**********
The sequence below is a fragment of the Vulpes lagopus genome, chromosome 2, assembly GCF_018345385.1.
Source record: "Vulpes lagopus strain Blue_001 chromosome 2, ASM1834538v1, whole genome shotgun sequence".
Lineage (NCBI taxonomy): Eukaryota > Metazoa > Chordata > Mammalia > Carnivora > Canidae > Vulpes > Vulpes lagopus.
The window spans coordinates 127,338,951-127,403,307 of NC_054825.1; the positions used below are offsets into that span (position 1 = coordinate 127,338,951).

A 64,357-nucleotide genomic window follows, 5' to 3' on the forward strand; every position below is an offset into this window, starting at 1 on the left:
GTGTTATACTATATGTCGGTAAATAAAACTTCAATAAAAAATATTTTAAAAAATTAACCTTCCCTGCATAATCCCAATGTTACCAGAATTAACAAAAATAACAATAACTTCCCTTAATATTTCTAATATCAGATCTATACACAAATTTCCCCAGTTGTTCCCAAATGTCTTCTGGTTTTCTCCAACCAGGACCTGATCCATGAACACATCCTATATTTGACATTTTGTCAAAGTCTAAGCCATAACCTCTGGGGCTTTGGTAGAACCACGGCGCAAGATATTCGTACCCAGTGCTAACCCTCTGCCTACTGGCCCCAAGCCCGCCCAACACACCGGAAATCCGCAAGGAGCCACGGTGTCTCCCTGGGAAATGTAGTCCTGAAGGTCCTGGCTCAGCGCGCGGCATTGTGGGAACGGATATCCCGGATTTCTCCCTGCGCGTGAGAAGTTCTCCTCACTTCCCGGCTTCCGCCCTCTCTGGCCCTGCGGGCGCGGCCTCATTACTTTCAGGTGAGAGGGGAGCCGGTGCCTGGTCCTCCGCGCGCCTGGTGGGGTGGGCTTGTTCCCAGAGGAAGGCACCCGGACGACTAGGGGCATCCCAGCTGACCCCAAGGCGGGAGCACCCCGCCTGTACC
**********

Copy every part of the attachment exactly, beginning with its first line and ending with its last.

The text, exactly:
The sequence below is a fragment of the Vulpes lagopus genome, chromosome 2, assembly GCF_018345385.1.
Source record: "Vulpes lagopus strain Blue_001 chromosome 2, ASM1834538v1, whole genome shotgun sequence".
Lineage (NCBI taxonomy): Eukaryota > Metazoa > Chordata > Mammalia > Carnivora > Canidae > Vulpes > Vulpes lagopus.
The window spans coordinates 127,338,951-127,403,307 of NC_054825.1; the positions used below are offsets into that span (position 1 = coordinate 127,338,951).

A 64,357-nucleotide genomic window follows, 5' to 3' on the forward strand; every position below is an offset into this window, starting at 1 on the left:
GTGTTATACTATATGTCGGTAAATAAAACTTCAATAAAAAATATTTTAAAAAATTAACCTTCCCTGCATAATCCCAATGTTACCAGAATTAACAAAAATAACAATAACTTCCCTTAATATTTCTAATATCAGATCTATACACAAATTTCCCCAGTTGTTCCCAAATGTCTTCTGGTTTTCTCCAACCAGGACCTGATCCATGAACACATCCTATATTTGACATTTTGTCAAAGTCTAAGCCATAACCTCTGGGGCTTTGGTAGAACCACGGCGCAAGATATTCGTACCCAGTGCTAACCCTCTGCCTACTGGCCCCAAGCCCGCCCAACACACCGGAAATCCGCAAGGAGCCACGGTGTCTCCCTGGGAAATGTAGTCCTGAAGGTCCTGGCTCAGCGCGCGGCATTGTGGGAACGGATATCCCGGATTTCTCCCTGCGCGTGAGAAGTTCTCCTCACTTCCCGGCTTCCGCCCTCTCTGGCCCTGCGGGCGCGGCCTCATTACTTTCAGGTGAGAGGGGAGCCGGTGCCTGGTCCTCCGCGCGCCTGGTGGGGTGGGCTTGTTCCCAGAGGAAGGCACCCGGACGACTAGGGGCATCCCAGCTGACCCCAAGGCGGGAGCACCCCGCCTGTACC